By Tim Reid
LAS VEGAS (Reuters) - Susie Lee, one of the U.S. Congress's most endangered Democrats, has spent this year fighting a tough re-election campaign in the face of soaring inflation and weighed down by President Joe Biden's dismal approval numbers.
Then on June 24, the U.S. Supreme Court threw a potential lifeline to the Nevada congresswoman as she seeks a third term in this November's midterm elections: the justices ended federal abortion rights by overturning the landmark 1973 Roe-v-Wade decision.
Within 24 hours, armed with an issue she hopes will galvanize voters and reverse a disastrous-looking election year for Democrats, Lee launched the first ad of her campaign - a $500,000 TV and digital attack on her pro-life Republican opponent on the issue of abortion rights.
"We have a stark choice in the race for Congress," the ad declares.
Lee, like dozens of fellow endangered Democratic incumbents across the United States, is refocusing much of her campaign on abortion rights, hoping the Supreme Court's decision can help win back suburban voters who have soured on her party because of high food and gas prices and an unpopular president.
Frustrated with what they see as weak messaging by national party leaders on Biden's policy achievements, some Democratic foot soldiers say the overturning of Roe-v-Wade has thrown them a political lifeline, a foot in the door of voters otherwise disinclined to listen to them because of high inflation.
Party strategists and analysts warn, however, that the issue of abortion rights will likely not be enough to save Democrats from losing control of the U.S. House of Representatives, and possibly the Senate too.
Brian Stryker, a Democratic pollster, said that while there has been a shift of about three percentage points in national opinion surveys toward Democrats since the court's ruling, "inflation is still far and away voters' top concern."
Kyle Kondik, a non-partisan political analyst at the University of Virginia Center for Politics, said he understood why Democrats had moved quickly to focus on abortion rights, "but it's not clear to me it's moving the needle a ton."
Lee's district encompasses parts of suburban Las Vegas, in a state with one of the highest inflation rates in the country at 14.9 percent. Lee has spent months confronting the issue in her swing district, frequently urging her party's leaders in Congress to do more to ease supply chain problems and lower food and gas prices.
But, now she is focusing on abortion as much as the economy because "as a woman I believe this an issue that will galvanize women," she told Reuters.
April Becker, Lee's Republican opponent, said in an interview that Democrats like Lee were using abortion as a way to "distract" voters from their most pressing concerns: the cost of food and gas.
"I don't blame her for trying to change the subject," said Becker, who opposes abortion except in the cases of rape, incest and if the mother's life is in danger.
She said she has no plans to try to overturn abortion rights enshrined in Nevada under a 1990 referendum, and said she does not support a federal abortion ban, which many Republicans in Congress support.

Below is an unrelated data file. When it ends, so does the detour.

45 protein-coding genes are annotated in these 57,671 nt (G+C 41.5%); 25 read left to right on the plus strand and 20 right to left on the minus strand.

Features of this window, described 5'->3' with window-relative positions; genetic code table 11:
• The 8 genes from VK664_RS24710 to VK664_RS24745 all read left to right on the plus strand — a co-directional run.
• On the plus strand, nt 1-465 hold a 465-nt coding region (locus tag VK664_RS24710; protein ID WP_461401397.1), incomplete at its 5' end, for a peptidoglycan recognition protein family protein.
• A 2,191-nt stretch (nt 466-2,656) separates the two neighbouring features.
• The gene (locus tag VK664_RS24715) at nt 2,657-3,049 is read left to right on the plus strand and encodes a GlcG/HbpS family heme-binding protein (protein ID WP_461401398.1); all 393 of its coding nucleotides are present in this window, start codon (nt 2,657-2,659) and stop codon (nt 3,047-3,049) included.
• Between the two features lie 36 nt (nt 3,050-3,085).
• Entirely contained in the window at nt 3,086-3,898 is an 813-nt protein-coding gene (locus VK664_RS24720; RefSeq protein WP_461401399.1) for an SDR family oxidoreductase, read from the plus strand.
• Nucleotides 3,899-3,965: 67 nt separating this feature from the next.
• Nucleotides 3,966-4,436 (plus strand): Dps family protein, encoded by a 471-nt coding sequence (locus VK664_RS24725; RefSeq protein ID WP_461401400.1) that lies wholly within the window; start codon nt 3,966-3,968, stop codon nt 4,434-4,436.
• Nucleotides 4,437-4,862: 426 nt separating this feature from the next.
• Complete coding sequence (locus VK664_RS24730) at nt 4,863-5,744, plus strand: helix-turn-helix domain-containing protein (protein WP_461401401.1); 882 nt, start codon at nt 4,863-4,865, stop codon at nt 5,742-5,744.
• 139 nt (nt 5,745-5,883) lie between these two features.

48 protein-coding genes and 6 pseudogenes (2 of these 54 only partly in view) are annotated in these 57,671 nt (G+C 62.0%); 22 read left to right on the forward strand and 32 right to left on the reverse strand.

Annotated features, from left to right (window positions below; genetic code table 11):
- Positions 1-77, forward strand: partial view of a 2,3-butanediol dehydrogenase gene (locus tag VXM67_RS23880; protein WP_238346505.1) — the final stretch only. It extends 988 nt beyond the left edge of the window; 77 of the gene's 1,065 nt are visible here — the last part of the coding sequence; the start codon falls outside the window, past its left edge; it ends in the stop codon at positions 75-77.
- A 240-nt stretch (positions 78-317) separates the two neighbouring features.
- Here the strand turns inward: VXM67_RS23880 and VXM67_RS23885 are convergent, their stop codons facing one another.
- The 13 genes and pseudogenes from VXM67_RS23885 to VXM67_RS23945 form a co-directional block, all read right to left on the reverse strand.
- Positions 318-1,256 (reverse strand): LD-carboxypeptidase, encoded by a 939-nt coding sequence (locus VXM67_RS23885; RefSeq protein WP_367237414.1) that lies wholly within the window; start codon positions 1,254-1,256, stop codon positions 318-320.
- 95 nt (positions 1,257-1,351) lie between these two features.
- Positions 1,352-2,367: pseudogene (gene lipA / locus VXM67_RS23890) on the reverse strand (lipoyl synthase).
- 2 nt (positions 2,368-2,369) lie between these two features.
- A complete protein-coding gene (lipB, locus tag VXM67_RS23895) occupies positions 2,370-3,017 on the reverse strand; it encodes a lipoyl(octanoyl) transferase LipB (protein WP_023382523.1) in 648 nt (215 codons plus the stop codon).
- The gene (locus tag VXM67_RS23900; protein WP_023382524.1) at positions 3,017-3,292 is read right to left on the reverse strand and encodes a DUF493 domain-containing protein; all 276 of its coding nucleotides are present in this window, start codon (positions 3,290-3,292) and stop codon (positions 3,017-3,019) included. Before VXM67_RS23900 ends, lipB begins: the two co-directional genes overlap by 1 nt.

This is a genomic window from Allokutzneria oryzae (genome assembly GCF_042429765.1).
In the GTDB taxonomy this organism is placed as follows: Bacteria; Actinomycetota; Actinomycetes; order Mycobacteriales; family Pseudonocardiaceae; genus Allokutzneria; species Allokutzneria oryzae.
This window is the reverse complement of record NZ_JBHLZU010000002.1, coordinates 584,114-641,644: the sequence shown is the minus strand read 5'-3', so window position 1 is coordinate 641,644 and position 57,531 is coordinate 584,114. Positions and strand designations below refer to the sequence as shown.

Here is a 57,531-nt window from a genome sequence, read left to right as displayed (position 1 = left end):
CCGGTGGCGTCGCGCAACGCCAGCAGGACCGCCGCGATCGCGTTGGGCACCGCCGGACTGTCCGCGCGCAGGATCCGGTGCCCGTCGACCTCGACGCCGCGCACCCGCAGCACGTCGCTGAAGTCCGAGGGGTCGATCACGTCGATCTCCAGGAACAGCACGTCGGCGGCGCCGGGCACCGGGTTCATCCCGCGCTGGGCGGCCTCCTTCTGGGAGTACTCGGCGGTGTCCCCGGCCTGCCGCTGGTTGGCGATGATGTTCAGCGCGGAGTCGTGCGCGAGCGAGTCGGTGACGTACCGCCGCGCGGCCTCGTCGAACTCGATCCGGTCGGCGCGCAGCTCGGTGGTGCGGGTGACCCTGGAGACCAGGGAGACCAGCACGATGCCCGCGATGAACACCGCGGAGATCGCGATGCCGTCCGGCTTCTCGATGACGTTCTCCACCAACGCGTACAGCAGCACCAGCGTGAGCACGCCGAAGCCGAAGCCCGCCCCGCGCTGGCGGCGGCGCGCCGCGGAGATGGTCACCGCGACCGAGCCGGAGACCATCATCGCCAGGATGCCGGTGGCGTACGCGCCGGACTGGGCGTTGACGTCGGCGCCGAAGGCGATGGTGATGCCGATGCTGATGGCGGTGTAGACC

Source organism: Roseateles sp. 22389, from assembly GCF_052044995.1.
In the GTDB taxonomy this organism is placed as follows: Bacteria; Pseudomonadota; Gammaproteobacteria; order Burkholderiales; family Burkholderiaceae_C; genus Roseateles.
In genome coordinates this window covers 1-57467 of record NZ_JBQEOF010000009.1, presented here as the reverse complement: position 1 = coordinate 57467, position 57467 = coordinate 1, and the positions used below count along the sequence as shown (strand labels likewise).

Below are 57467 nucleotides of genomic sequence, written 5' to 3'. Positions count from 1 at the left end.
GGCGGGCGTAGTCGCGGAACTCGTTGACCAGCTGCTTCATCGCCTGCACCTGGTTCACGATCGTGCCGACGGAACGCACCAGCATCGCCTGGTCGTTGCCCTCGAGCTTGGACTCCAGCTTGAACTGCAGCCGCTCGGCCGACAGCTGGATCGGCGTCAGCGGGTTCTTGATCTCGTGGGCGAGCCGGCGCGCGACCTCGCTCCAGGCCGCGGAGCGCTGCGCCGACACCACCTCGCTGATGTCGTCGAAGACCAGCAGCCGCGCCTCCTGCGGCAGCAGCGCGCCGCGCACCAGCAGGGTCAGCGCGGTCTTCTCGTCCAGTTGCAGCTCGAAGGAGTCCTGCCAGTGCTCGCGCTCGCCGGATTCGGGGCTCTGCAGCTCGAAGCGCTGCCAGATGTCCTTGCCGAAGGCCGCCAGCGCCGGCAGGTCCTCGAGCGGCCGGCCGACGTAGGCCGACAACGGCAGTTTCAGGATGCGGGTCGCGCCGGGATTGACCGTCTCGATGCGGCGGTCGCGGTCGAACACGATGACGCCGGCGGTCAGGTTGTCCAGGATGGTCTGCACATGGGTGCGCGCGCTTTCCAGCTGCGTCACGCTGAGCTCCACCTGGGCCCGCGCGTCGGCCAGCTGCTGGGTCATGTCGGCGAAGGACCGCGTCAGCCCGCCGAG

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Democratic volunteers, activists and women's rights groups in Lee's district say the Supreme Court's decision has energized them as they try to stop a Republican blowout this November.
Local Democratic clubs in the Las Vegas area have seen a surge in membership, club leaders told Reuters. Deidre Radford, co-president of the Red Rock Democratic Club, said friends normally uninterested in politics have contacted her asking to work on phone banks and text campaigns for Lee and other Democrats.
Radford is holding a "Roe, Roe, Roe Your Vote" event on July 27, and membership of her club has increased from about 150 to nearly 190 because of the abortion issue, she said.
A rally to protest the ruling on the day it was announced was organized in just three hours, rather than the weeks it usually takes such protests, said Sue Burtch, co-executive director of the Nevada National Organization for Women.
"The Supreme Court did us a favor and gave us a talking point," Burtch said.
Often voters are so allergic to partisan politics they don't want to engage, but the ending of federal abortion rights cuts through that. It gave volunteers on the ground an opening to approach voters with a real-world event that could impact their families, Burtch said.
Some activists interviewed expressed frustration with Democratic leaders over the Supreme Court ruling, saying they have been too timid on the issue in the face of Republican assaults on abortion rights.
"Democratic messaging has been all over the place. It's been soft. Republicans are really good at messaging," Burtch said.
Lee bristled when asked about the frustration expressed by Burtch and other activists.
"They should be pissed off at Republicans," she said.
Some of the eight on-the-ground Democrat workers and abortion activists who talked to Reuters conceded that surging inflation is still a big problem for Democrats, and that the abortion issue may not be enough keep Congress in Democrats' hands.
"Everyone feels the pinch at the gas pump, the bite every time you go to the grocery store," said Lani Paz, head of the Southwest Democratic Club.
(Reporting by Tim Reid, Editing by Ross Colvin and Alistair Bell)